Building a BOM : The 5 Required Fields

October 26, 2017


That which we call a BOM by any other name would smell as sweet

A BOM (Bill of Materials) has one sole purpose: to describe the precise, discrete components of your product. A bill of materials is no more than the list of ingredients in the recipe to make your product.

A properly written BOM does not include information regarding part context or part assembly instructions. This concept is often misunderstood or ignored when figuring out how to create a BOM, which ultimately leads to issues within your manufacturing and engineering teams.

Duro is an award-winning cloud-native Product Lifecycle Management platform that helps you centralize your BOM so that all product information can be viewed or downloaded from one location. Schedule a demo to learn more.

A BOM is complete if you can give it, along with a credit card, to someone who has no prior exposure to your product and they are able to procure the exact parts and quantities required to assemble your product – without asking for help.

This person has no reason to know where the parts will be used or how they will be assembled. So why include it? It only adds confusion and leads to painful issues, which I’ll explain below.

Required fields for a BOM

There are only 5 required fields for a minimally complete assembly of BOM standards:

  1. Part Name
  2. Customer Part Number (CPN)
  3. Quantity
  4. Manufacturer
  5. Manufacturer Part Number (MPN)

Sample Minimal BOM for Printed Circuit Board Assembly (PCBA)


This is a terse, universally unique name for each abstract part in your company’s Part Library. The Part Name only contains parametrics to accurately (and uniquely) describe the part. There should be no context about how the part is used, where it is used, or how it is assembled. Additionally, unless the part is sole-sourced, there is no reference to a specific manufacturer or manufacturer’s part number in its name. Doing so makes it difficult to associate alternates for supply chain robustness.


The CPN is your company’s internal part number. Like the Part Name field, it must be unique in your company’s Part Library. It supersedes any part number assigned by the original manufacturer or part distributor. This is because there is no guarantee that two 3rd party manufacturers won’t have the same part number for their respective parts. You need an assured way to differentiate them once in the context of your own Part Library.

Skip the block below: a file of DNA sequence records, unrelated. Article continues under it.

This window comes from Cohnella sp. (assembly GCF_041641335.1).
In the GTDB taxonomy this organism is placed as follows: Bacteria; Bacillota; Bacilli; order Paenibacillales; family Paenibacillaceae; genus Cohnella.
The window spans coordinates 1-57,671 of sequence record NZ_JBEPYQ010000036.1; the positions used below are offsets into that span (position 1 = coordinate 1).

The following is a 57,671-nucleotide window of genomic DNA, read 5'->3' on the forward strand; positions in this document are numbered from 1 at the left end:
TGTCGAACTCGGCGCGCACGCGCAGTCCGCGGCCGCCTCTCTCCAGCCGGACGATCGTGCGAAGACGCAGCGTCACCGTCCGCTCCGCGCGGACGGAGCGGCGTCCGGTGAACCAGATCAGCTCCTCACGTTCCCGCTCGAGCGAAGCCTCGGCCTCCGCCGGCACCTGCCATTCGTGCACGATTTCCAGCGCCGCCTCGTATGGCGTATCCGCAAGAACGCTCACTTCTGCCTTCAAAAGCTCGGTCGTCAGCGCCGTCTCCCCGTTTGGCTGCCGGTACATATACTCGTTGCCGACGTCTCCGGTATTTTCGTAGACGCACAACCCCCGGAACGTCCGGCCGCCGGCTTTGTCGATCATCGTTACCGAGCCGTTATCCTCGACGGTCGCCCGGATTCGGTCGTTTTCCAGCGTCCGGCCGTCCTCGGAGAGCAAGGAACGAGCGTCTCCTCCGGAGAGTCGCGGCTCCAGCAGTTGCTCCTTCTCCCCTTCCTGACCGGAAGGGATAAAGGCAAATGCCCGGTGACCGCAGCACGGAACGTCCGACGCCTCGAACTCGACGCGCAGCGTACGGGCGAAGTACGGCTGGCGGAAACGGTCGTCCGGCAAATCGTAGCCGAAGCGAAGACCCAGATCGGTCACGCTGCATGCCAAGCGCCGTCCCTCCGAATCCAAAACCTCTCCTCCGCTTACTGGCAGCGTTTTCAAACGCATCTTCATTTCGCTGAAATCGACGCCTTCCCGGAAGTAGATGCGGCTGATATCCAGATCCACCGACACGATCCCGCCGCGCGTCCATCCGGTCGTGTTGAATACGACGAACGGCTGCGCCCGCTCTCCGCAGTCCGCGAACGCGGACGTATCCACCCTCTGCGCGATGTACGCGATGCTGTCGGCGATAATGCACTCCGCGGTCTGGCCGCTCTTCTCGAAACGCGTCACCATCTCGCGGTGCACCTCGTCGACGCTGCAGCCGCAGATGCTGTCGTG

The CPN and Part Number are a 1:1 correlation. Both are unique, but provide different purposes. The CPN is easier to sort, filter, and identify issues when a proper numbering scheme is followed. The Part Name can be considered the “human readable” version of the CPN. NOTE: I’ll discuss the options and how-to’s for a proper part numbering scheme in a future post

Off-the-shelf (OTS) parts distributor integrations allow engineers to view real-time availability and pricing for their mechanical and electrical parts within Duro. Schedule a demo to see how Duro can help your team manage CPNs.


This should be self-explanatory.


Sourcing is where you are matching a real-world part, available for purchase, with your abstract Part Name/CPN representation. Conceptually, the parametrics listed in the Part Name would be sufficient for someone to find and purchase a part that met these criteria. However, there are often subtleties which are unrealistic to include in the Part Name while still meeting the requirement of keeping it terse.

Therefore, a Source helps expedite the procurement of your BOM and removes any ambiguity. You can do this by selecting a single instance of a real part which meets all of the parametric requirements. There can be more than one viable part available for purchase (especially for commodity parts like resistors, capacitors, screws, nuts, etc.), so just select a preferred manufacturer’s part.

When it comes time to make the purchase, ideally the part listed in the BOM is in stock. But, if not, having the Manufacturer Part Number listed in the BOM empowers the buyer to easily compare alternatives, without coming back to you for help.

Note: Only the Manufacturer and Manufacturer’s Part Number is referenced as a Source in a truly minimal BOM. There’s no reference to a specific place to purchase the part (i.e. Distributor) or price of the part. The purchaser may have their own preferred distributors, so adding your own can be superfluous. However, having Distributor information in the BOM does expedite the procurement process, and can provide value.


Some fields are not required, but can be very useful if included in a BOM. Remember, the goal is to empower the procurement team to purchase the exact parts for your product, or viable alternates – without having to come back to the engineer to ask questions. The more context you can give them, the more empowered they become to make decisions on their own. This leads to a highly efficient procurement process.

  1. Distributor
  2. Distributor Part Number
  3. Manufacturer Standard Lead Time
  4. Manufacturer Part Datasheet URL
  5. Reference Designator (Required for PCBA electronic parts)
  6. Alternates Allowed
  7. Alternates Criteria


What BOM requirements do you include in your process? We’d love to hear your thoughts!

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